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Kureinji Traditional lands
New South Wales
Murray River on Kureinji lands
Kureinji Traditional lands is located in New South Wales
Kureinji Traditional lands
Kureinji Traditional lands
Coordinates34°11′0″S 142°11′0″E / 34.18333°S 142.18333°E / -34.18333; 142.18333Coordinates: 34°11′0″S 142°11′0″E / 34.18333°S 142.18333°E / -34.18333; 142.18333

The Kureinji, otherwise known as the Keramin, are an Aboriginal group whose traditional lands are located in the Northern Riverina of southwest New South Wales, Australia.


Kureinji was one of 35 languages spoken in this area of southwestern New South Wales, around and north of the border with Victoria.[1] Linguistically the tribe was part of the Lower Murray Areal group.[2]


According to Norman Tindale the Kureinji's traditional lands embraced some 1,700 square miles (4,400 km2) of territory, running in good part along the northern banks of the Murray River, ranging from the vicinity of Euston to Wentworth downstream.[3] Across the river from the Kureinji, Mildura, which is in Latjilatji tribal land, was first settled in 1847.

Kemendok National Park is part of their traditional land, and traces of their habitation remains in scar trees, fire hearths, flaked stone artefacts, burial sites and middens.[4]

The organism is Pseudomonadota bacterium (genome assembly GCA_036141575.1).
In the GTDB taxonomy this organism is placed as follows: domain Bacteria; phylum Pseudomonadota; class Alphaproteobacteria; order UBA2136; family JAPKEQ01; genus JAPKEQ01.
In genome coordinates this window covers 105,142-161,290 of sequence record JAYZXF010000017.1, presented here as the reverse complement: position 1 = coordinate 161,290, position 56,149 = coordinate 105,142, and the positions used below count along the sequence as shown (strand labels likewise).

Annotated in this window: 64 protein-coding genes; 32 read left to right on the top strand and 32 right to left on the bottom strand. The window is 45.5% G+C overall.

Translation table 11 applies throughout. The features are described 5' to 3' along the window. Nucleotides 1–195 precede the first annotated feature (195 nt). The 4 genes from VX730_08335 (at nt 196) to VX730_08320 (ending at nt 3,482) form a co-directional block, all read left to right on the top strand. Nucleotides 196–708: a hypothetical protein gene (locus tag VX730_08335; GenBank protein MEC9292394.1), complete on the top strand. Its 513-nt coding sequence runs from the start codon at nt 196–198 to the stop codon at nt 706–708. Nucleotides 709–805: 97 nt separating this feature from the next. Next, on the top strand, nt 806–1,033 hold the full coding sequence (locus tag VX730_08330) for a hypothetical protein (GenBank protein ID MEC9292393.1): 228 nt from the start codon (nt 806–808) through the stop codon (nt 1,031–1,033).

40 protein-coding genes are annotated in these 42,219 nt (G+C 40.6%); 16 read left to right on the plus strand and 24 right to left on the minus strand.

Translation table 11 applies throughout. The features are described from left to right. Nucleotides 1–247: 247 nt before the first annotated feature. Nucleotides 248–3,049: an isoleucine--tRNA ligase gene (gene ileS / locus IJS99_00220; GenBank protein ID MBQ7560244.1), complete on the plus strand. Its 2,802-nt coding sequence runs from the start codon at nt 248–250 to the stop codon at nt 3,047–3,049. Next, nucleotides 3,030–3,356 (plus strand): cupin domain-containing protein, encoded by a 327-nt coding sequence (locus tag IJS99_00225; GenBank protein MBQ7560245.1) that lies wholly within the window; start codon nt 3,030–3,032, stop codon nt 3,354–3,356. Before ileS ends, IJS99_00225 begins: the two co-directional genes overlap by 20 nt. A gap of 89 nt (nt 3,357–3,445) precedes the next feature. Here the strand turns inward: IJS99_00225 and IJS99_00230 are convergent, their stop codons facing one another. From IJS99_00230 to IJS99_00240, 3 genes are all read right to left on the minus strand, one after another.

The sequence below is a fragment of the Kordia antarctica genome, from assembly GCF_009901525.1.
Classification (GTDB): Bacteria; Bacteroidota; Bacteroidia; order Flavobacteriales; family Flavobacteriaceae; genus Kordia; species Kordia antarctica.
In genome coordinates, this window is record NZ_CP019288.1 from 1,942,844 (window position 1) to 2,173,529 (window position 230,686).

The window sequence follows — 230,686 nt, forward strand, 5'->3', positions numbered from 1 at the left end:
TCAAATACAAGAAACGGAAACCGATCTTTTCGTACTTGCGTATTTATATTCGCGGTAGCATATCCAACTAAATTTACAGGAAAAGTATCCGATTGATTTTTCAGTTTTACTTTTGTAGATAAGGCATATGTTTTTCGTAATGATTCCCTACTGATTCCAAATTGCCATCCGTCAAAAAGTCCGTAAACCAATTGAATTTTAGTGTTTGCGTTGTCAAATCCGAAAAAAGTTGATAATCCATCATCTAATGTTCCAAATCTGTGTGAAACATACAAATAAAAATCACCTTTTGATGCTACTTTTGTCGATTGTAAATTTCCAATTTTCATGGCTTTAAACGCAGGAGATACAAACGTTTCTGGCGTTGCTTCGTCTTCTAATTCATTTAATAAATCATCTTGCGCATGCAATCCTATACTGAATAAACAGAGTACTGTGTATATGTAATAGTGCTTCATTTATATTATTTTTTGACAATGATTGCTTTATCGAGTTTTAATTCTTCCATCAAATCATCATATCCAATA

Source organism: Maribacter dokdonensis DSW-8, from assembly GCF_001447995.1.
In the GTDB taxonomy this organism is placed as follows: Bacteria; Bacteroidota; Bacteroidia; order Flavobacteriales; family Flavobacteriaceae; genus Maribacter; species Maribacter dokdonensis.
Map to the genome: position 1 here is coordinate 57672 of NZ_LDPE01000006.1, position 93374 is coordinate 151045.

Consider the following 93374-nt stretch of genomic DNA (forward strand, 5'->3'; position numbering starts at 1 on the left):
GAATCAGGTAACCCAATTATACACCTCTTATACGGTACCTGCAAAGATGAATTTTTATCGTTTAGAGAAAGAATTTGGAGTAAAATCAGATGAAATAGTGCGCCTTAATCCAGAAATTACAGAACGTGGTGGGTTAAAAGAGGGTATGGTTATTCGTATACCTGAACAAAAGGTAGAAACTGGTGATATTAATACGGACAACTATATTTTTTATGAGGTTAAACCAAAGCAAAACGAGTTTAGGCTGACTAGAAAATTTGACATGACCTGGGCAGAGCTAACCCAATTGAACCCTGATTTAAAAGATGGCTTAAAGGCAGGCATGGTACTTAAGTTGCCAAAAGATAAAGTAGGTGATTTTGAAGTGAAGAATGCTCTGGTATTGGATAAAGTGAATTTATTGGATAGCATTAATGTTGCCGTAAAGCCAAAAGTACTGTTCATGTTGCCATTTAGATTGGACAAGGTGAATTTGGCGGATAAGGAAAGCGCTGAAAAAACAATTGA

Charles Sturt[5] passed through their country in 1830 but did not mention the Kureinji, Charles Lockhart in 1862 also appears to mention, without however actually specifying this tribe.[3] Many of the Kureinji today live in Mildura.

During colonial times, bodies were taken from five burial sites along the New South Wales side of the Murray River,[6] and are now part of the Murray Black Collection. Tribal groups have been seeking the repatriation of these bodies.[a]

Alternative names[edit]

  • Kareingi
  • Karin
  • Kerinma, Karinma, Karingma
  • Grangema
  • Garnghes
  • Orangema (misprint).
  • Kinenekinene
  • Kianigane
  • Keramin
  • Kemendok
  • Pintwa
  • Jungeegatchere[8]


  1. ^ 'The Murray Black Collection was the largest collection of Indigenous Australian remains at the time of its donation, comprising approximately 800 individuals from the Maraura, Kureinji, Tati-tati, and Wati Wati peoples across five burial sites along the New South Wales side of the Murray River.'[7]


  1. ^ von Zinnenburg Carroll 2014, pp. 85, 125.
  2. ^ Dixon 2002, pp. xxxvi, 669.
  3. ^ a b Tindale 1974, p. 196.
  4. ^ Statement 2014.
  5. ^ Mildura history.
  6. ^ Prince 2015, p. 11.
  7. ^ Prince 2015, pp. 11–13,11.
  8. ^ Tindale 1974.